One of the kids I sub as a TA for is a little like your son. (My own son is more generally unaware than excitable, kind of a quiet social avoider with little spacial awareness or coordination rather than sensory seeking). Anyway, this boy gets very excited during intense play, too. The teachers took some time with the children he plays the most frequently with to explain what sorts of behaviors may mean they need to play something quieter and some ways to try to redirect his attention to other activities. The same school has also used a "play buddy" schedule with older kids who volunteer to introduce some games in the gym to him once a week. This is the only school I've seen take quite this approach, and I don't know if it would work well in a different setting (it's an extremely small, very rural school), but what I think anyone could take from it is that sometimes other students can become part of the solution. It could help just to teach the students how to assertively state when they are done with a certain activity.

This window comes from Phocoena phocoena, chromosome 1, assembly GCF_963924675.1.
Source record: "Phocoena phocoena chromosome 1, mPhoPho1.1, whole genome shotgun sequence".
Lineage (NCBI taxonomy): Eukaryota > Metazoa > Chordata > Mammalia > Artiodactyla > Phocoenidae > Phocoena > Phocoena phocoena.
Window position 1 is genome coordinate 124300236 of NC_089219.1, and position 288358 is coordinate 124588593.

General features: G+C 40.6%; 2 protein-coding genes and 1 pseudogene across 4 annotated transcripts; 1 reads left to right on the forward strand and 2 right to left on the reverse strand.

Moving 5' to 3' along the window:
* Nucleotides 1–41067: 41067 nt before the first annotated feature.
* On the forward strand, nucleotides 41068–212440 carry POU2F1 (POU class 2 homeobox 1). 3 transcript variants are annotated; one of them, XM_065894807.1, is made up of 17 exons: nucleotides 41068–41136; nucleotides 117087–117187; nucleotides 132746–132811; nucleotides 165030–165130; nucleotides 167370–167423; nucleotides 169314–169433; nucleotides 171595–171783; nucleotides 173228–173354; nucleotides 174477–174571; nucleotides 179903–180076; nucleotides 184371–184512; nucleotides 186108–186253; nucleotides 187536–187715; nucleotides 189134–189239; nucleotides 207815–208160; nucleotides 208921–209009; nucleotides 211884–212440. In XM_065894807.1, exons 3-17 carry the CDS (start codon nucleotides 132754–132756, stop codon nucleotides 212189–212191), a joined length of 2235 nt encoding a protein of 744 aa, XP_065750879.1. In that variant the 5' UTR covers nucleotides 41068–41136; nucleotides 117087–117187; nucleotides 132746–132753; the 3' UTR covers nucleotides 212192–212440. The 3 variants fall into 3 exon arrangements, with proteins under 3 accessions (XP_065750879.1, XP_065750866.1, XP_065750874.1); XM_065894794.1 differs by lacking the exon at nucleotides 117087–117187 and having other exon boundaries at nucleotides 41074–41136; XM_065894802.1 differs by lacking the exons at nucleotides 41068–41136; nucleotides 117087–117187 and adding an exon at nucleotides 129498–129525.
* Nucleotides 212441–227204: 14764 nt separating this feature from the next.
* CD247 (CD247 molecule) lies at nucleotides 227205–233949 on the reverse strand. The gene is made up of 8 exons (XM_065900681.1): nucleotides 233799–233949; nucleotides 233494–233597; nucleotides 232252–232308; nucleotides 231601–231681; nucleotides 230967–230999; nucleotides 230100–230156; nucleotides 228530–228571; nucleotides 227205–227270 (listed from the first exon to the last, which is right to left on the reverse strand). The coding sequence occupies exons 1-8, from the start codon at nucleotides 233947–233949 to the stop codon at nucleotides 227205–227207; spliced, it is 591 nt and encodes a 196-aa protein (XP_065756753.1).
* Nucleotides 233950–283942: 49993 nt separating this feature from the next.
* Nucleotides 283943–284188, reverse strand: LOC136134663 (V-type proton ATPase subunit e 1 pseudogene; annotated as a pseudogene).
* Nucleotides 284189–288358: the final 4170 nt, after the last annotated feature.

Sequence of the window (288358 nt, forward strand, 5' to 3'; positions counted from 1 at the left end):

Talking to him about recognizing when he needs to dial it down may help. Sometimes that kind of awareness can be pretty hard to come by for an ASD child, so it may be slow going. My DS did get some help with this somewhat with OT, they were using the "How's your engine running program".
Social skills programs and working with an SLP on pragmatic speech can help with teaching him to recognize stop/not interested signals.
Your DS might also benefit from having an extra staff member involved at recess expressly for keeping a closer eye on him, but in an unobtrusive way.
It's a lot of trial and error, but I'm sure you'll find something.
I agree about a social skills class. In my DD's they worked every week on picking up on social clues.
But recess is tough. it's just unstructured social interactions. It always struck me as ironic that the parts of the school that are meant to be relaxing and fun for kids were the toughest parts for my kiddo.